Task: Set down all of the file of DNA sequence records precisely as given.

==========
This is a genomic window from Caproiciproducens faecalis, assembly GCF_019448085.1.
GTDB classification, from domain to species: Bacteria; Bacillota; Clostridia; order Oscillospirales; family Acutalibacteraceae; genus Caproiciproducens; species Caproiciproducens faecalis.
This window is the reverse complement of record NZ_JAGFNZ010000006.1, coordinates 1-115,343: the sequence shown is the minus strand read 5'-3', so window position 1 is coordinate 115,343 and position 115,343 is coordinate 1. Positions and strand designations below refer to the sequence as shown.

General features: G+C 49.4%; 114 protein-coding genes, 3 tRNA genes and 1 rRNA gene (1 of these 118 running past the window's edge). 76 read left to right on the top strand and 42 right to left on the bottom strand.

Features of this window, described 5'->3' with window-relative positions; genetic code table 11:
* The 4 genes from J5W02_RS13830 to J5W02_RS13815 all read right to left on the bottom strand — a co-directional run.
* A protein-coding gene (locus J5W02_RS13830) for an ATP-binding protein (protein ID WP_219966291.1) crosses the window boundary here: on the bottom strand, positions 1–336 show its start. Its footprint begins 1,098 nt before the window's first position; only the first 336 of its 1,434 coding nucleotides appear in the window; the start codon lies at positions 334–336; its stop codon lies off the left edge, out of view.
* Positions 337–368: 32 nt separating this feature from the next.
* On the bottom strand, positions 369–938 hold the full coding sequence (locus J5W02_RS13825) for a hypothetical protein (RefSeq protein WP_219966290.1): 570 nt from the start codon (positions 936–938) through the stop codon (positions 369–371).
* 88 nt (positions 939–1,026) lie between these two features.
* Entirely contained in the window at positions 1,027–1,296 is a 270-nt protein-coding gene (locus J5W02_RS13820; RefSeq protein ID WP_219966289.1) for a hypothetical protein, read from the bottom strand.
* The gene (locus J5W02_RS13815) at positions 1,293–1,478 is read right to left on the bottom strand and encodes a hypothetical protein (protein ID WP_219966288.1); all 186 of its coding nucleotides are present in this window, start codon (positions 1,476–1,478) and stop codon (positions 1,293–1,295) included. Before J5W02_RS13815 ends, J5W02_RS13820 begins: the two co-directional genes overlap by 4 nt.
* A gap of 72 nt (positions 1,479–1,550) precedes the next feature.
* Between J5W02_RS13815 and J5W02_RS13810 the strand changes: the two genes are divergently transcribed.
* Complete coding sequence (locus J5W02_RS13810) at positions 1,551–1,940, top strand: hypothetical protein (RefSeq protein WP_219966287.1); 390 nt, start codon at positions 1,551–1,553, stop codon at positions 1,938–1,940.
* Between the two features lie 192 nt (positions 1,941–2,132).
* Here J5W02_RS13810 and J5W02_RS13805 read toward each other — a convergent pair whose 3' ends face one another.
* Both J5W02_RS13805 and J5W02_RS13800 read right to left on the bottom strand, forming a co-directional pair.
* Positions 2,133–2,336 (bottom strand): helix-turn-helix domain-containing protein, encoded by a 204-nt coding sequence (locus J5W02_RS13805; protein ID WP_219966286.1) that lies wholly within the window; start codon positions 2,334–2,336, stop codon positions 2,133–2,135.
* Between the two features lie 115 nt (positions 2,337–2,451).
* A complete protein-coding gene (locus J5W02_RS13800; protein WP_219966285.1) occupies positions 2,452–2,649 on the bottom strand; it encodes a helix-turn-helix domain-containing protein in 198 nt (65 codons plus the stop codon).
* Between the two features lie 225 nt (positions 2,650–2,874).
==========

This is a genomic window from Caproiciproducens faecalis, assembly GCF_019448085.1.
GTDB classification, from domain to species: Bacteria; Bacillota; Clostridia; order Oscillospirales; family Acutalibacteraceae; genus Caproiciproducens; species Caproiciproducens faecalis.
This window is the reverse complement of record NZ_JAGFNZ010000006.1, coordinates 1-115,343: the sequence shown is the minus strand read 5'-3', so window position 1 is coordinate 115,343 and position 115,343 is coordinate 1. Positions and strand designations below refer to the sequence as shown.

General features: G+C 49.4%; 114 protein-coding genes, 3 tRNA genes and 1 rRNA gene (1 of these 118 running past the window's edge). 76 read left to right on the top strand and 42 right to left on the bottom strand.

Features of this window, described 5'->3' with window-relative positions; genetic code table 11:
* The 4 genes from J5W02_RS13830 to J5W02_RS13815 all read right to left on the bottom strand — a co-directional run.
* A protein-coding gene (locus J5W02_RS13830) for an ATP-binding protein (protein ID WP_219966291.1) crosses the window boundary here: on the bottom strand, positions 1–336 show its start. Its footprint begins 1,098 nt before the window's first position; only the first 336 of its 1,434 coding nucleotides appear in the window; the start codon lies at positions 334–336; its stop codon lies off the left edge, out of view.
* Positions 337–368: 32 nt separating this feature from the next.
* On the bottom strand, positions 369–938 hold the full coding sequence (locus J5W02_RS13825) for a hypothetical protein (RefSeq protein WP_219966290.1): 570 nt from the start codon (positions 936–938) through the stop codon (positions 369–371).
* 88 nt (positions 939–1,026) lie between these two features.
* Entirely contained in the window at positions 1,027–1,296 is a 270-nt protein-coding gene (locus J5W02_RS13820; RefSeq protein ID WP_219966289.1) for a hypothetical protein, read from the bottom strand.
* The gene (locus J5W02_RS13815) at positions 1,293–1,478 is read right to left on the bottom strand and encodes a hypothetical protein (protein ID WP_219966288.1); all 186 of its coding nucleotides are present in this window, start codon (positions 1,476–1,478) and stop codon (positions 1,293–1,295) included. Before J5W02_RS13815 ends, J5W02_RS13820 begins: the two co-directional genes overlap by 4 nt.
* A gap of 72 nt (positions 1,479–1,550) precedes the next feature.
* Between J5W02_RS13815 and J5W02_RS13810 the strand changes: the two genes are divergently transcribed.
* Complete coding sequence (locus J5W02_RS13810) at positions 1,551–1,940, top strand: hypothetical protein (RefSeq protein WP_219966287.1); 390 nt, start codon at positions 1,551–1,553, stop codon at positions 1,938–1,940.
* Between the two features lie 192 nt (positions 1,941–2,132).
* Here J5W02_RS13810 and J5W02_RS13805 read toward each other — a convergent pair whose 3' ends face one another.
* Both J5W02_RS13805 and J5W02_RS13800 read right to left on the bottom strand, forming a co-directional pair.
* Positions 2,133–2,336 (bottom strand): helix-turn-helix domain-containing protein, encoded by a 204-nt coding sequence (locus J5W02_RS13805; protein ID WP_219966286.1) that lies wholly within the window; start codon positions 2,334–2,336, stop codon positions 2,133–2,135.
* Between the two features lie 115 nt (positions 2,337–2,451).
* A complete protein-coding gene (locus J5W02_RS13800; protein WP_219966285.1) occupies positions 2,452–2,649 on the bottom strand; it encodes a helix-turn-helix domain-containing protein in 198 nt (65 codons plus the stop codon).
* Between the two features lie 225 nt (positions 2,650–2,874).